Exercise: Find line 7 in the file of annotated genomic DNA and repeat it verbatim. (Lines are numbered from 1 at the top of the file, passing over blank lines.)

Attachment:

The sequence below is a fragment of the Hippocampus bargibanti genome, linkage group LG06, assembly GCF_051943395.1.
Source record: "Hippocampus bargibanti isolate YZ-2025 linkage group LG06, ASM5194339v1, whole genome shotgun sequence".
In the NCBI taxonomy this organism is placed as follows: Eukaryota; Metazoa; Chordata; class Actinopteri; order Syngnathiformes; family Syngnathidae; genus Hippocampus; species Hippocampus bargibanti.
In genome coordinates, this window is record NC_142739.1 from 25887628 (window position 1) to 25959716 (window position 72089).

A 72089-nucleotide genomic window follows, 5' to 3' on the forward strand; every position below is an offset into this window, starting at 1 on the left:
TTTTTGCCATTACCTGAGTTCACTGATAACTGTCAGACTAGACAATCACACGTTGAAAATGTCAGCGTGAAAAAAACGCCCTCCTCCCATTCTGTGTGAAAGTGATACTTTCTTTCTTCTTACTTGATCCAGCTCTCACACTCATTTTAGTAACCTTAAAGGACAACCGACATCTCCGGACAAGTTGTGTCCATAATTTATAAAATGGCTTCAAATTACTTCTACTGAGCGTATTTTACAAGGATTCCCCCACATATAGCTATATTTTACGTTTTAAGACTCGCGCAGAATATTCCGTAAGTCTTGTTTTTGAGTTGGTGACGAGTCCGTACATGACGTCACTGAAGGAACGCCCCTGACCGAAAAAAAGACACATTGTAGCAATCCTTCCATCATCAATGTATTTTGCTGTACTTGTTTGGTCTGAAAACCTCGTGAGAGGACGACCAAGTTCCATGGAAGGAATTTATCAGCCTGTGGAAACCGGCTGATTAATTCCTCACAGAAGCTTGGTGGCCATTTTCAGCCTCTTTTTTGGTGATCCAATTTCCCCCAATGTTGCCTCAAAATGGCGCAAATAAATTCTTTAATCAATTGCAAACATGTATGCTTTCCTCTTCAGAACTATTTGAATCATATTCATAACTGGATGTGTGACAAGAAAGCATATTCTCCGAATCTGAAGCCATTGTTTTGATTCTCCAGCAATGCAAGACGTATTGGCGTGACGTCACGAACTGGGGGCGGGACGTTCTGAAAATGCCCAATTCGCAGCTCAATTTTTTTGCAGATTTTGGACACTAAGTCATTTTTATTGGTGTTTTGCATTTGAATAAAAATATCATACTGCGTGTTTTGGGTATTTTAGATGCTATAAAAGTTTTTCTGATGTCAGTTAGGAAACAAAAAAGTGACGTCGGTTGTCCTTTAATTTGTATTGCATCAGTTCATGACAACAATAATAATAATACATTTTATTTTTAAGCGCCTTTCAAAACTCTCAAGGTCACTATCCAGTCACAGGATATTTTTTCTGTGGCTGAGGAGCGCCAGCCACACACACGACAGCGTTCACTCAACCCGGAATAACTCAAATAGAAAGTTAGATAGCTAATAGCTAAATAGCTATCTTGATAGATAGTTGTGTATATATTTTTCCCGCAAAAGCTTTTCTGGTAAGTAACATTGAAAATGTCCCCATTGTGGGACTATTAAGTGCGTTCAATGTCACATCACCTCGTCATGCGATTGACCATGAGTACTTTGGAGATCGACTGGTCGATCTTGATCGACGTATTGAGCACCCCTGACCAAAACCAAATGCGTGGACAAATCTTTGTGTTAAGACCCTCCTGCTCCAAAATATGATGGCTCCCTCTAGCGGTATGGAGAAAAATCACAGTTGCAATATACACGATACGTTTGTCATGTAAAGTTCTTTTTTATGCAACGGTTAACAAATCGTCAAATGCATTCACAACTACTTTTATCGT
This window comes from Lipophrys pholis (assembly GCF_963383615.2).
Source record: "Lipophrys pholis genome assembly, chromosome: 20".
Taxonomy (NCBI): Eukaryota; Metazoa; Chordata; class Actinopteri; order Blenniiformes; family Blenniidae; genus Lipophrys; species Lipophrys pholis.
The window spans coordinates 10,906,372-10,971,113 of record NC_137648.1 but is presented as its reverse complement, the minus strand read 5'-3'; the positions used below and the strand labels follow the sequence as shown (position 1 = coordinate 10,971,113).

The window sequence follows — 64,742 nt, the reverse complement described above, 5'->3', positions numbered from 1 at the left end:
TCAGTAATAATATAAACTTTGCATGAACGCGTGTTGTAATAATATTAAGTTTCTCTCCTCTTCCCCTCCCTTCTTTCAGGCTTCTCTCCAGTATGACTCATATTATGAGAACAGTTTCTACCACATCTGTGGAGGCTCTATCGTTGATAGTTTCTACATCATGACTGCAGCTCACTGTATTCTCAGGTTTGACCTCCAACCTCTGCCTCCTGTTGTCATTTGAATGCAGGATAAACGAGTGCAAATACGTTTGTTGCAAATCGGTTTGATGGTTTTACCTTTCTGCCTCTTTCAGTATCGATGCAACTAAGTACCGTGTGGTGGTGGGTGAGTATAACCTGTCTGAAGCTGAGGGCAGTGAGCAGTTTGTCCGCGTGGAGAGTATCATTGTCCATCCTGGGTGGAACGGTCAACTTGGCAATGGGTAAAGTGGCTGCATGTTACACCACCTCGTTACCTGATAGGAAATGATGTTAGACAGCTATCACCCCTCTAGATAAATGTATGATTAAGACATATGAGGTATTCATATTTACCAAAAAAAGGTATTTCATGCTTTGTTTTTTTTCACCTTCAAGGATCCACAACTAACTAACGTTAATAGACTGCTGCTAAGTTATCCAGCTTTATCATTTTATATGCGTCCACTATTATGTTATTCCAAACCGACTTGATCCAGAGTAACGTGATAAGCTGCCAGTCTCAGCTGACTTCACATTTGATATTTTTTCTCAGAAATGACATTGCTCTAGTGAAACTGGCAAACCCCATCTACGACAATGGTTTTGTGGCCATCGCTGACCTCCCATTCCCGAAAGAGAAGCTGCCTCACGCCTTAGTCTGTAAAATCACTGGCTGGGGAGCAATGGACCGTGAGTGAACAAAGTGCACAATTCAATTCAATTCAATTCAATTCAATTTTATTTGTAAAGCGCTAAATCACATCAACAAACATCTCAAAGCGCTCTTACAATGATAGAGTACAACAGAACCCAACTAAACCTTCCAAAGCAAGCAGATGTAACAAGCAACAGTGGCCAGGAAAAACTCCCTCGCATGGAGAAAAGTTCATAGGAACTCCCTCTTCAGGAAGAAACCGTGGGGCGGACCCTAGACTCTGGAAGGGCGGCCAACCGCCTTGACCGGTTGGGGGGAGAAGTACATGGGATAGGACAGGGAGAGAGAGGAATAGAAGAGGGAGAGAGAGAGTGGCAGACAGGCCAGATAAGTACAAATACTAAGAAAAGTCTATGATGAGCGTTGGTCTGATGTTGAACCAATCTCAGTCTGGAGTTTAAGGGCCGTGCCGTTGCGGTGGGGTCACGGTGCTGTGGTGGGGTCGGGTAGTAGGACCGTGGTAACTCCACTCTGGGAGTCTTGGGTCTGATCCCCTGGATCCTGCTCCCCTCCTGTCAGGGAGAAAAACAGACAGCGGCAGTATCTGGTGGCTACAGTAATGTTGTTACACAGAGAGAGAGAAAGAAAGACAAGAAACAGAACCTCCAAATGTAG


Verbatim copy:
This window comes from Lipophrys pholis (assembly GCF_963383615.2).